You choose, we deliver
If you are interested in this story, you might be interested in others from The Journal Gazette. Go to and pick the subjects you care most about. We'll deliver your customized daily news report at 3 a.m. Fort Wayne time, right to your email.

Editorial columns

  • Exchange students learn Hoosier ways
    Throughout this month, 40 AFS international high school students from 21 countries are scheduled to arrive in Indiana.
  • Use common sense in Common Core debate
    The national debate over Common Core State Standards has intensified in recent months as several states have begun rejecting the standards in favor of drafting their own. My home state, Indiana, was the first to choose this path.
  • New censorship study reveals what Beijing fears
    While living for more than a decade in China, and using its thriving social media, no question came to mind quite so often as: “Who is the idiot who just censored that online post, and what on Earth was so dangerous about it?

Taking a healthy step

Walk to School helps promote lifestyle change

How do we make a difference against a daunting problem such as childhood obesity? One step at a time.

I mean that literally: By getting children to walk more, we could address their weight issues and, at the same time, perhaps help them with other problems. That’s why I’m urging everyone to participate in Walk to School Day on Wednesday.

You’ll enjoy it, and you just might put your children on the road to a healthier life.

I’m not suggesting a morning walk, in and of itself, will solve the childhood obesity problem; but more walking and less sitting is indeed part of the solution to this serious epidemic. The time spent walking can demonstrate to children that parents enjoy spending time with them. It may create opportunities to interact with neighbors and build a sense of community. It saves money, conserves resources and contributes to a less polluted environment. It also could let children know that the adults in their lives care enough about the family’s well being to change the daily routine.

Currently, 30 percent of Indiana youth are overweight, and many are classified as obese. One important factor is that children lack good examples of adults leading healthy lifestyles and maintaining healthy weight. Indiana’s overall obesity level is predicted to climb to 56 percent by 2030.

The good news is that a number of Indiana initiatives are targeting this urgent public health problem. I congratulate and encourage efforts such as the Indiana Healthy Weight Initiative and PE-4-Me, a partnership between the IU Department of Pediatrics and Indianapolis Public Schools to improve student wellness and physical education. Still, if we’re to help save our children, changes must become a part of our daily routines.

Experts recommend that children get at least 60 minutes of age-appropriate physical activity on most, and preferably every, day of the week. Most children don’t meet that standard, but more would if we incorporated walking or biking to and from school. And, according to recent studies, those who walk or bike to school benefit from fresh air, time to socialize, stress reduction, relief of ADHD symptoms and increased cognitive and motor functioning. The bottom line: Children who walk to school arrive ready to learn and enjoy a more successful day.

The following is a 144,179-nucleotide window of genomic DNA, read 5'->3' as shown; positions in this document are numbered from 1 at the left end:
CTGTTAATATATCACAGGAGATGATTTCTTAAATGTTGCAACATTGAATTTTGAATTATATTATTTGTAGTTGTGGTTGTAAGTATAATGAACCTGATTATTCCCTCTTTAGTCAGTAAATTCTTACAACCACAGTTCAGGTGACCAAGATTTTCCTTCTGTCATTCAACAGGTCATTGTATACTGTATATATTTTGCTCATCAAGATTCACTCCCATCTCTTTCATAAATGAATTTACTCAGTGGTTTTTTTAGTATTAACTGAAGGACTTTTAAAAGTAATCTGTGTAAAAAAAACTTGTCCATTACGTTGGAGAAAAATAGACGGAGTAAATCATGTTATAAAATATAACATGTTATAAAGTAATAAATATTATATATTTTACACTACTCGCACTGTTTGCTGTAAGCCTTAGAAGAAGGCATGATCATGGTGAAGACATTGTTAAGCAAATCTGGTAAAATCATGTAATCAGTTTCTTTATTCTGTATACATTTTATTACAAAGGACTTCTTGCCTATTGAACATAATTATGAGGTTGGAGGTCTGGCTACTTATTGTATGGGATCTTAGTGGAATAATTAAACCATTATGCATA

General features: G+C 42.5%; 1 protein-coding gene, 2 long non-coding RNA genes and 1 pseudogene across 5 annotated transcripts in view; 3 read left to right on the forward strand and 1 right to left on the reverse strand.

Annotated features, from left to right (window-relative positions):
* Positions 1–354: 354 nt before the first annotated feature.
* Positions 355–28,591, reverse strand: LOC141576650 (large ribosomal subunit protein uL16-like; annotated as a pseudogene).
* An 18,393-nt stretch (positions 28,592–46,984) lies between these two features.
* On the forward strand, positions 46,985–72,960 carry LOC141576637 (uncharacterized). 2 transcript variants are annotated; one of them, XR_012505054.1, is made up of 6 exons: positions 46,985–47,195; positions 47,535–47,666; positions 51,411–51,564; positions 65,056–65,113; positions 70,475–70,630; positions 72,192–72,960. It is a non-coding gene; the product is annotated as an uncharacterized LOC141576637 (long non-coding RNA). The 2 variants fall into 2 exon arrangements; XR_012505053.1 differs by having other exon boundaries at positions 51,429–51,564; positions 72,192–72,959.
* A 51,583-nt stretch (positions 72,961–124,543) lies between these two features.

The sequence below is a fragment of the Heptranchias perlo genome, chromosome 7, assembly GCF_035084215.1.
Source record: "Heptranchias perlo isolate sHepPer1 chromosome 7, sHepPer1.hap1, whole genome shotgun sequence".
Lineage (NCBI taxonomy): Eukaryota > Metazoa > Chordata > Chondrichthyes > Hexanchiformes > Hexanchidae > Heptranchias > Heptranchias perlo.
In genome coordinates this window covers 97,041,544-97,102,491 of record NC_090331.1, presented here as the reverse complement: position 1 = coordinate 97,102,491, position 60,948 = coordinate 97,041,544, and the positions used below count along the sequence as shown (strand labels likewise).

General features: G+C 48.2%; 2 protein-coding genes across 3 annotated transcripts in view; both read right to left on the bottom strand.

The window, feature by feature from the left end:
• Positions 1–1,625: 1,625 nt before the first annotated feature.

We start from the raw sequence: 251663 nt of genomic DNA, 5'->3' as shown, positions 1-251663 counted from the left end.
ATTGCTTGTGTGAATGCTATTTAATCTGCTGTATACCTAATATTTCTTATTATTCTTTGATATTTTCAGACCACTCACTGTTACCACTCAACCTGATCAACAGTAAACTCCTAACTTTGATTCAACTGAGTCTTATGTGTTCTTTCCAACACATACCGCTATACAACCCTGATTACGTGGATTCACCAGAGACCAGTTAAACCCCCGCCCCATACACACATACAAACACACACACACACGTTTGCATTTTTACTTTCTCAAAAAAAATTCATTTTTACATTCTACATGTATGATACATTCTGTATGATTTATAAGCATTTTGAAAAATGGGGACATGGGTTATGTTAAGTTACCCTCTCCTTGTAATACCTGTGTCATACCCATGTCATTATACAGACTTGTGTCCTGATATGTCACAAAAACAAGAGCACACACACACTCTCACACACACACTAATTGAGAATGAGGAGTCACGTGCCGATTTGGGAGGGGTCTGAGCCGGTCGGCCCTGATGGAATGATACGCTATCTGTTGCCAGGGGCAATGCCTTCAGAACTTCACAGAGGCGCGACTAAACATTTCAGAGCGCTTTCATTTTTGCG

Our legislators and other public officials also have reasons to promote walking and biking to school. A recent study asserted that states could prevent obesity-related diseases and dramatically reduce health care costs if they reduced the average body mass index of their residents by just 5 percent by 2030.

Certainly families face significant challenges walking and biking to school. It takes planning and time. In recent decades, we built neighborhoods without sidewalks, designed streets with room only for automotive traffic and located schools in places that can’t be safely reached on foot or on bikes. As a result, parents driving children to schools make up as much as 30 percent of morning traffic, and the air is fouled by idling cars and buses. Safety concerns, perceived or actual, need to be addressed, especially when children are concerned.

Fortunately, administrators, teachers, parents, planners, engineers and health officials across the state are tackling these issues and finding creative solutions through the Indiana Safe Routes to School Partnership. Many of these organizations offer information about how you can promote safe walking and biking to school, and they can also offer contacts for the resources you might need to join in the Walk to School Day festivities. Over the past six years, the Indiana Department of Transportation’s Safe Routes to School program has provided 120 funding awards to schools and communities to support more walking and biking.

So how do you get involved? Go to Find out whether a school near you is registered and plan to participate. You’ll also find everything you need to organize an event, even at the last minute. The simple four-step guide will help you to gather partners, plan the event, register your school’s participation on the website and promote participation to your friends, neighbors and other families at your school.

One day dedicated to walking to school might not seem like much against an overwhelming problem such as childhood obesity. But it is one step in the right direction – a step that could help give your child a better, healthier and happier life.

Dr. Gilbert Liu is a pediatrician and associate professor with the Indiana University School of Medicine. He is active with the Indiana Safe Routes to School Partnership. He wrote this for Indiana newspapers.